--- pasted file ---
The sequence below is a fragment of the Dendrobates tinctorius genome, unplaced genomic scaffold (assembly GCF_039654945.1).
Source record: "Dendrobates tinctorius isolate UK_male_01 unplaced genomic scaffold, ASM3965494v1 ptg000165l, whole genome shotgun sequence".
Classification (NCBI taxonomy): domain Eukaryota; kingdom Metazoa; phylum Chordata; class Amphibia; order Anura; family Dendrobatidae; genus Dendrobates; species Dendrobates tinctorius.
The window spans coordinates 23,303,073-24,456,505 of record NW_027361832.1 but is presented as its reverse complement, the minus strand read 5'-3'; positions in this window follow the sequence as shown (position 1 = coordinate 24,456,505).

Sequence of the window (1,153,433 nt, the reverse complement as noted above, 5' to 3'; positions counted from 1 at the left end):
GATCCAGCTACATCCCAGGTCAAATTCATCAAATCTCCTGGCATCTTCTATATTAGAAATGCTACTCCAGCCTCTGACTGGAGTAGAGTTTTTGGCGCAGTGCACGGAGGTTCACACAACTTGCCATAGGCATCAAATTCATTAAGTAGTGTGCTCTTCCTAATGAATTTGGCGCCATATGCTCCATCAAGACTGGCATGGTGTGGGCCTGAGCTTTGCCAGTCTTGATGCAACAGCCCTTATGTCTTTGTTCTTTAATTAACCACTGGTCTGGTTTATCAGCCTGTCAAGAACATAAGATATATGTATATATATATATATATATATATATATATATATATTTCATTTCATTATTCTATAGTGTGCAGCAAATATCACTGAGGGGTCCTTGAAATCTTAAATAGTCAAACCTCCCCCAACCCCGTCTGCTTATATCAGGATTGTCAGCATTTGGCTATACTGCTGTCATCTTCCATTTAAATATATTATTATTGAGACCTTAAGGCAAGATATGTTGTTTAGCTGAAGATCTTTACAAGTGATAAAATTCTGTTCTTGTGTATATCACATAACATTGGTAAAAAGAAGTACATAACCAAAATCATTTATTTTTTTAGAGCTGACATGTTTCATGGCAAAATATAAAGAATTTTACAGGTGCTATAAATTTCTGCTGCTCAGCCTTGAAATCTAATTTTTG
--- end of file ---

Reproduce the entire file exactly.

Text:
The sequence below is a fragment of the Dendrobates tinctorius genome, unplaced genomic scaffold (assembly GCF_039654945.1).
Source record: "Dendrobates tinctorius isolate UK_male_01 unplaced genomic scaffold, ASM3965494v1 ptg000165l, whole genome shotgun sequence".
Classification (NCBI taxonomy): domain Eukaryota; kingdom Metazoa; phylum Chordata; class Amphibia; order Anura; family Dendrobatidae; genus Dendrobates; species Dendrobates tinctorius.
The window spans coordinates 23,303,073-24,456,505 of record NW_027361832.1 but is presented as its reverse complement, the minus strand read 5'-3'; positions in this window follow the sequence as shown (position 1 = coordinate 24,456,505).

Sequence of the window (1,153,433 nt, the reverse complement as noted above, 5' to 3'; positions counted from 1 at the left end):
GATCCAGCTACATCCCAGGTCAAATTCATCAAATCTCCTGGCATCTTCTATATTAGAAATGCTACTCCAGCCTCTGACTGGAGTAGAGTTTTTGGCGCAGTGCACGGAGGTTCACACAACTTGCCATAGGCATCAAATTCATTAAGTAGTGTGCTCTTCCTAATGAATTTGGCGCCATATGCTCCATCAAGACTGGCATGGTGTGGGCCTGAGCTTTGCCAGTCTTGATGCAACAGCCCTTATGTCTTTGTTCTTTAATTAACCACTGGTCTGGTTTATCAGCCTGTCAAGAACATAAGATATATGTATATATATATATATATATATATATATATATATATTTCATTTCATTATTCTATAGTGTGCAGCAAATATCACTGAGGGGTCCTTGAAATCTTAAATAGTCAAACCTCCCCCAACCCCGTCTGCTTATATCAGGATTGTCAGCATTTGGCTATACTGCTGTCATCTTCCATTTAAATATATTATTATTGAGACCTTAAGGCAAGATATGTTGTTTAGCTGAAGATCTTTACAAGTGATAAAATTCTGTTCTTGTGTATATCACATAACATTGGTAAAAAGAAGTACATAACCAAAATCATTTATTTTTTTAGAGCTGACATGTTTCATGGCAAAATATAAAGAATTTTACAGGTGCTATAAATTTCTGCTGCTCAGCCTTGAAATCTAATTTTTG